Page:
We’re just a quarter of the way through 2017, but you might’ve noticed quite a few vacant storefronts in your local mall. There are already a pretty startling range of retailers have already shuttered a lot of locations (or plan to do so in the near future), according to Forbes. The 21 retailers that the publication looked at are primarily fashion chains (save for a couple of electronics, outdoors gear, and big-box names), adding up to a whopping total of 3,591 store location closures that have already gone down or are slated to happen shortly.
Among the fashion purveyors highlighted, Payless ShoeSource topped the list, with 1,000 outposts closing up shop. The Limited came in third, with 250 closures, followed by Wet Seal, which has the fifth most closures chronicled (171 stores). Crocs, J.C. Penney, Chico, BCBG Max Azria, Kmart, and American Apparel all each have over 100 retail locations bidding farewell this year. Other apparel labels with significant shutterings on the docket in 2017: Guess and Abercrombie & Fitch, with 60 closures apiece, plus American Eagle, Eastern Mountain Sports. Among the department stores and big-box names on the list are J.C. Penney, Kmart, Macy’s, and Sears.
While Payless’ closures are by and far the steepest of the entire list, the affordable footwear chain isn’t disappearing completely. Though it announced in January that it’d be laying off 2% of its employees, and closing nearly a quarter of its 4,400 stores, the plan is to apparently to instead open larger Payless Super Stores, with over 60 currently in operation and 60 more slated over the next four years. (As it’s gotten closer to bankruptcy, the chain has also dealt with protests from a number of its factories due to large unpaid debts.)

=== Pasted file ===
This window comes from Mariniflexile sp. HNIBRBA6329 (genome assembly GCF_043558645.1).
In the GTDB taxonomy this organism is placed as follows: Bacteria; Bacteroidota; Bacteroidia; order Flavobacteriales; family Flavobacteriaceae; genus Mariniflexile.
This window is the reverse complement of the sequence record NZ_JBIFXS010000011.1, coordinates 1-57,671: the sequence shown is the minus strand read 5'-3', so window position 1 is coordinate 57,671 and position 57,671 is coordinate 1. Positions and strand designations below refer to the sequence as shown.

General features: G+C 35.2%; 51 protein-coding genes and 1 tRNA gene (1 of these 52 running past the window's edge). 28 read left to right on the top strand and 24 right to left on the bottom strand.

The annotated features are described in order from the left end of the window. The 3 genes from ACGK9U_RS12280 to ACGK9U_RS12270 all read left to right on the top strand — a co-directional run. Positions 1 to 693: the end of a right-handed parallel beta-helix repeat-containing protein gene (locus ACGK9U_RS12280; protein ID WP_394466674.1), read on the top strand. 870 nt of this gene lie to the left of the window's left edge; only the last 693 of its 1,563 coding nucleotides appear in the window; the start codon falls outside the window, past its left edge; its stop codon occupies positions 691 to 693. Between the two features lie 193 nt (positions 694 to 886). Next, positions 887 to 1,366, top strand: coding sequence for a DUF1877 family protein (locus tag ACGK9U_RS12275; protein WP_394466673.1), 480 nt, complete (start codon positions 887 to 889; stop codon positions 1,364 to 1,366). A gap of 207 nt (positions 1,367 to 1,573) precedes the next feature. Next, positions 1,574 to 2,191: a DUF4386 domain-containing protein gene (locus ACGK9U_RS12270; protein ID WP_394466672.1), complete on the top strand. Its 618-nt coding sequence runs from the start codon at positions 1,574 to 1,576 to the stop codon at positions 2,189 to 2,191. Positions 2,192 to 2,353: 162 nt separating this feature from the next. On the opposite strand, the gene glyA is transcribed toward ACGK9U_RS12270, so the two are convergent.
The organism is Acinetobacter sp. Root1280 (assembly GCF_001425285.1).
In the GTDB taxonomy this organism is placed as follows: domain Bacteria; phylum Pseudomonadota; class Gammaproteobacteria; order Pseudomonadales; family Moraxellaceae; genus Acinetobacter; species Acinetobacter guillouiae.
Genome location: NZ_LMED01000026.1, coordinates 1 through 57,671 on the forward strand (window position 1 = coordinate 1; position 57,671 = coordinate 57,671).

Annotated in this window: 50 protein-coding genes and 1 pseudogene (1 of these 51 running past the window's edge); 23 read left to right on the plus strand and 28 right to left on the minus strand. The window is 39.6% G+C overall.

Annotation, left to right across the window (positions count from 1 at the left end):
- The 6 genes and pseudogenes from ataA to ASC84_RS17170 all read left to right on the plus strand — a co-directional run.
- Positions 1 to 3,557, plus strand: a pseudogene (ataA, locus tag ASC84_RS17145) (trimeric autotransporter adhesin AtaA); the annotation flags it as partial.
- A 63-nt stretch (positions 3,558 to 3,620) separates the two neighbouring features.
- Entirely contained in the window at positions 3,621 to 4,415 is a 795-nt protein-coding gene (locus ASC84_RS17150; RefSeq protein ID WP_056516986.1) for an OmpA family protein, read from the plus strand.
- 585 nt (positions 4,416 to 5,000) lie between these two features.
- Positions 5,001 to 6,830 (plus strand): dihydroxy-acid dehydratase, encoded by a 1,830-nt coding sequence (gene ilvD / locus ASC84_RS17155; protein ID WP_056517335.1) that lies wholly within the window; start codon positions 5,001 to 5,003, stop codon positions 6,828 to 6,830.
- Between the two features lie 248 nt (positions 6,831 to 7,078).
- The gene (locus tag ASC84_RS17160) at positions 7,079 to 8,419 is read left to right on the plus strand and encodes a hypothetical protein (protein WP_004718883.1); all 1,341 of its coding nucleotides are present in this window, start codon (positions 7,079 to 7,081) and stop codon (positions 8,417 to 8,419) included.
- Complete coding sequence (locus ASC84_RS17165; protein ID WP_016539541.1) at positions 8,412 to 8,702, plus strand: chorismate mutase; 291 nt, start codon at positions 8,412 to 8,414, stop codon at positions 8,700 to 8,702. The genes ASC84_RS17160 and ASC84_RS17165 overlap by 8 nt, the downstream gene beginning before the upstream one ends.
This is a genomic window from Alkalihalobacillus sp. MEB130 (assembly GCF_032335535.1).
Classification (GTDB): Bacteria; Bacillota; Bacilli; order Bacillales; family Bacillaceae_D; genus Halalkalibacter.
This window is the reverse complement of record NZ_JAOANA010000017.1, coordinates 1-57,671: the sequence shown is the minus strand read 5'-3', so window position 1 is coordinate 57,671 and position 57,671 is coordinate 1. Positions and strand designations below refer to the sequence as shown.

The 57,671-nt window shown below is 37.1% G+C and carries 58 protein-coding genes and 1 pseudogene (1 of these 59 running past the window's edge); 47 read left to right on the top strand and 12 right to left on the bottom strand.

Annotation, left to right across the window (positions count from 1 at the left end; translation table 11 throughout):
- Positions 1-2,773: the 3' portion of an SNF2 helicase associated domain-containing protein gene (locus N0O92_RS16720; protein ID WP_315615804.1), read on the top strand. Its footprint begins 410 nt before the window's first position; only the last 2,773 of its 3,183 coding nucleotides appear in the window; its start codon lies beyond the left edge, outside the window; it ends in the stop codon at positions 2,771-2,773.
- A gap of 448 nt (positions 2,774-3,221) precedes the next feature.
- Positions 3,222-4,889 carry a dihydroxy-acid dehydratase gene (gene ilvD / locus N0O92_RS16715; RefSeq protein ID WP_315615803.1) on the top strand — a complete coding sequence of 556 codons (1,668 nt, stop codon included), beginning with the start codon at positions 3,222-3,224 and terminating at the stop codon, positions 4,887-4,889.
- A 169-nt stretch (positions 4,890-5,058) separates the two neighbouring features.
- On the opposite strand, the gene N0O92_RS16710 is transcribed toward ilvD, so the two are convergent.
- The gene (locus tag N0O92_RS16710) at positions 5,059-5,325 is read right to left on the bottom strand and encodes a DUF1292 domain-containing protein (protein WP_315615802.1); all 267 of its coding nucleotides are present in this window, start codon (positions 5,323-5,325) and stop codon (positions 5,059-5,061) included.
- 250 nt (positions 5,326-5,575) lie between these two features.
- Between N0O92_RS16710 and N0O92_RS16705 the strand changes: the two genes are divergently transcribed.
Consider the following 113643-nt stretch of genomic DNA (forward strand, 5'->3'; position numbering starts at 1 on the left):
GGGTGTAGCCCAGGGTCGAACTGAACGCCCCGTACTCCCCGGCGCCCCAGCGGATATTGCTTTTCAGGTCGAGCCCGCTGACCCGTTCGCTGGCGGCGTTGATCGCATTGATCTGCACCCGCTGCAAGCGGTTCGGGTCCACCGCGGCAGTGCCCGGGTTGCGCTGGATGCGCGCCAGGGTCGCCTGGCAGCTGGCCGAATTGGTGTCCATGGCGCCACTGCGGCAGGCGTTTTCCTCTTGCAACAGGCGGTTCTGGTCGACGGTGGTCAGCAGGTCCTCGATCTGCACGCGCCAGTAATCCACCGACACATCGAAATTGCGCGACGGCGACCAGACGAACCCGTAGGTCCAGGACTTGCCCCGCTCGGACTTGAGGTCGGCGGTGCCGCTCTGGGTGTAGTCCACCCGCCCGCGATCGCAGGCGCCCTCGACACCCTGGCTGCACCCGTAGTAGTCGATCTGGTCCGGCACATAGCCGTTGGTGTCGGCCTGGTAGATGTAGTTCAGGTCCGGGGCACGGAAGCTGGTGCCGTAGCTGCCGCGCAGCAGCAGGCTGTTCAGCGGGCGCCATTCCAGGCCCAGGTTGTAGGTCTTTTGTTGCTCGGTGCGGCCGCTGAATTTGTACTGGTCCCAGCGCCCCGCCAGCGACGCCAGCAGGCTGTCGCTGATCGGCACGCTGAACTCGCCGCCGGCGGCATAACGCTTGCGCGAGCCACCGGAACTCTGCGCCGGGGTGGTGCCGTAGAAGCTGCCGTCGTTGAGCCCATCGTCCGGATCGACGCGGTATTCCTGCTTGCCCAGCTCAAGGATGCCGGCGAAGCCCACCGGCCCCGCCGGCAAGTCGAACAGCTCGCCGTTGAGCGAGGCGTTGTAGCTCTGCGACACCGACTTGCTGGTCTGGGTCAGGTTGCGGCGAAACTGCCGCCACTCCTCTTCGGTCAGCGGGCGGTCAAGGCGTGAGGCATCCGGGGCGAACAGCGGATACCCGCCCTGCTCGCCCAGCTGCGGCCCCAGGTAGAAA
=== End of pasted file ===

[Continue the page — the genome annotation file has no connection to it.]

Wet Seal’s demise has been in the works for awhile now — the teen chain declared bankruptcy in 2015, and had already shuttered more than 300 stores prior to that. The Limited was on bankruptcy watch in December, followed by word in early January that the mall stalwart would, indeed, be calling it quits. Meanwhile, BCBG Max Azria filed for Chapter 11 earlier this month, and though reps assured that its 200 locations would remain open, the fate of the prom season go-to remains unclear. As for American Apparel, it’s been a long, dramatic road to the end. Well, kind of, considering Canadian company Gildan Activewear purchased the chain for $103 million in January — but it didn’t renew the hoodie and lame purveyor’s production or distribution facilities, nor did it express interest in keeping its 100-plus retail outposts open.
Stay tuned for more retail farewells, as this unfortunately probably isn’t the full range of chains downsizing or disappearing this year.